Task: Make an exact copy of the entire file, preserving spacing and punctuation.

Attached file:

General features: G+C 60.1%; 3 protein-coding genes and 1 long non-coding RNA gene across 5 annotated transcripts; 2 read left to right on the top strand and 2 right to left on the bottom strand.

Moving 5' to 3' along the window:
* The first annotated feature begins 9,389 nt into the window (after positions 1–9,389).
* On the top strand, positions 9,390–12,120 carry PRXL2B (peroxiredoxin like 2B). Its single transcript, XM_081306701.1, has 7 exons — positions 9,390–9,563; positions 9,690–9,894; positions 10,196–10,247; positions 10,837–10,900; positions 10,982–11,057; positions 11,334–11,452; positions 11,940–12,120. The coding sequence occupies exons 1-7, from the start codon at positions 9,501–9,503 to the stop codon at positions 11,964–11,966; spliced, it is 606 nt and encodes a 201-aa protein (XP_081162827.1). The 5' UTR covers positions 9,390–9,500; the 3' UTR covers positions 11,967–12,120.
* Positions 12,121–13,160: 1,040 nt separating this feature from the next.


General features: G+C 60.1%; 3 protein-coding genes and 1 long non-coding RNA gene across 5 annotated transcripts; 2 read left to right on the top strand and 2 right to left on the bottom strand.

Moving 5' to 3' along the window:
* The first annotated feature begins 9,389 nt into the window (after positions 1–9,389).
* On the top strand, positions 9,390–12,120 carry PRXL2B (peroxiredoxin like 2B). Its single transcript, XM_081306701.1, has 7 exons — positions 9,390–9,563; positions 9,690–9,894; positions 10,196–10,247; positions 10,837–10,900; positions 10,982–11,057; positions 11,334–11,452; positions 11,940–12,120. The coding sequence occupies exons 1-7, from the start codon at positions 9,501–9,503 to the stop codon at positions 11,964–11,966; spliced, it is 606 nt and encodes a 201-aa protein (XP_081162827.1). The 5' UTR covers positions 9,390–9,500; the 3' UTR covers positions 11,967–12,120.
* Positions 12,121–13,160: 1,040 nt separating this feature from the next.